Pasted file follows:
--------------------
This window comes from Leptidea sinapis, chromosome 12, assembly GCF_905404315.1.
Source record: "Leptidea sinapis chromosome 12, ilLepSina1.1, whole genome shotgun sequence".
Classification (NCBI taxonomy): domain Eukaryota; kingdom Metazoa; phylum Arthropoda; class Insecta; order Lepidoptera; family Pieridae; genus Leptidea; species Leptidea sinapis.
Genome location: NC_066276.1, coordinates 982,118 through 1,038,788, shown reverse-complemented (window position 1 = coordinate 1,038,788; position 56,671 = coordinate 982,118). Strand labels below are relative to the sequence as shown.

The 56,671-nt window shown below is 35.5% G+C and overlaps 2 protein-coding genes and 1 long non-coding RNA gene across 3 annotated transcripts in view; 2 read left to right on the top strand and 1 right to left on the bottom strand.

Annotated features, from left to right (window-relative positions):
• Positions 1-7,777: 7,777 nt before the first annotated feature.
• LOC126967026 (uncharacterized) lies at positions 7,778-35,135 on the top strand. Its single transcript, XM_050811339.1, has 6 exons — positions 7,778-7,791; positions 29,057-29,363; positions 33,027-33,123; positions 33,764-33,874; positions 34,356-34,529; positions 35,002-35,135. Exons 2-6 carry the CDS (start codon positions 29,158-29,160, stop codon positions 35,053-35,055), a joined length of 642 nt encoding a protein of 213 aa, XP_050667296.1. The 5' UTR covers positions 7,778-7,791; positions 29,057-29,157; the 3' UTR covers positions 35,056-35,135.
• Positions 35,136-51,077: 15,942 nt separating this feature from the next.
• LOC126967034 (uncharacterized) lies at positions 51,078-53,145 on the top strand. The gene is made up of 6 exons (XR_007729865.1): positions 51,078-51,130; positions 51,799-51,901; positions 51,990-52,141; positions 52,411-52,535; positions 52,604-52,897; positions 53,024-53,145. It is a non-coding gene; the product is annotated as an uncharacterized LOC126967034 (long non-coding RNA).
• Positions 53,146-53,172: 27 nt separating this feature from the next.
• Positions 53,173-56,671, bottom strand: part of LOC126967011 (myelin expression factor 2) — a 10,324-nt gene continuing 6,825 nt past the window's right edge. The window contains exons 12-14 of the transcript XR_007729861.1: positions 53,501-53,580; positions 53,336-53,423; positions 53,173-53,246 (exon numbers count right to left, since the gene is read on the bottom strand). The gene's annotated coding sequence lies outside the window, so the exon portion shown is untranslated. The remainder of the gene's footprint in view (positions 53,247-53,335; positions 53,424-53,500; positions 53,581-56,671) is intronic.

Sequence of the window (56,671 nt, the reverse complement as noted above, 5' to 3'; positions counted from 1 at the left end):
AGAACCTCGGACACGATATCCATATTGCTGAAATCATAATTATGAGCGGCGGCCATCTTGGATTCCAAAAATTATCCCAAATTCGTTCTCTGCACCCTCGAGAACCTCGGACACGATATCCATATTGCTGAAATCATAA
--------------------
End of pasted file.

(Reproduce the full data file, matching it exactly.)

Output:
This window comes from Leptidea sinapis, chromosome 12, assembly GCF_905404315.1.
Source record: "Leptidea sinapis chromosome 12, ilLepSina1.1, whole genome shotgun sequence".
Classification (NCBI taxonomy): domain Eukaryota; kingdom Metazoa; phylum Arthropoda; class Insecta; order Lepidoptera; family Pieridae; genus Leptidea; species Leptidea sinapis.
Genome location: NC_066276.1, coordinates 982,118 through 1,038,788, shown reverse-complemented (window position 1 = coordinate 1,038,788; position 56,671 = coordinate 982,118). Strand labels below are relative to the sequence as shown.

The 56,671-nt window shown below is 35.5% G+C and overlaps 2 protein-coding genes and 1 long non-coding RNA gene across 3 annotated transcripts in view; 2 read left to right on the top strand and 1 right to left on the bottom strand.

Annotated features, from left to right (window-relative positions):
• Positions 1-7,777: 7,777 nt before the first annotated feature.
• LOC126967026 (uncharacterized) lies at positions 7,778-35,135 on the top strand. Its single transcript, XM_050811339.1, has 6 exons — positions 7,778-7,791; positions 29,057-29,363; positions 33,027-33,123; positions 33,764-33,874; positions 34,356-34,529; positions 35,002-35,135. Exons 2-6 carry the CDS (start codon positions 29,158-29,160, stop codon positions 35,053-35,055), a joined length of 642 nt encoding a protein of 213 aa, XP_050667296.1. The 5' UTR covers positions 7,778-7,791; positions 29,057-29,157; the 3' UTR covers positions 35,056-35,135.
• Positions 35,136-51,077: 15,942 nt separating this feature from the next.
• LOC126967034 (uncharacterized) lies at positions 51,078-53,145 on the top strand. The gene is made up of 6 exons (XR_007729865.1): positions 51,078-51,130; positions 51,799-51,901; positions 51,990-52,141; positions 52,411-52,535; positions 52,604-52,897; positions 53,024-53,145. It is a non-coding gene; the product is annotated as an uncharacterized LOC126967034 (long non-coding RNA).
• Positions 53,146-53,172: 27 nt separating this feature from the next.
• Positions 53,173-56,671, bottom strand: part of LOC126967011 (myelin expression factor 2) — a 10,324-nt gene continuing 6,825 nt past the window's right edge. The window contains exons 12-14 of the transcript XR_007729861.1: positions 53,501-53,580; positions 53,336-53,423; positions 53,173-53,246 (exon numbers count right to left, since the gene is read on the bottom strand). The gene's annotated coding sequence lies outside the window, so the exon portion shown is untranslated. The remainder of the gene's footprint in view (positions 53,247-53,335; positions 53,424-53,500; positions 53,581-56,671) is intronic.

Sequence of the window (56,671 nt, the reverse complement as noted above, 5' to 3'; positions counted from 1 at the left end):
AGAACCTCGGACACGATATCCATATTGCTGAAATCATAATTATGAGCGGCGGCCATCTTGGATTCCAAAAATTATCCCAAATTCGTTCTCTGCACCCTCGAGAACCTCGGACACGATATCCATATTGCTGAAATCATAA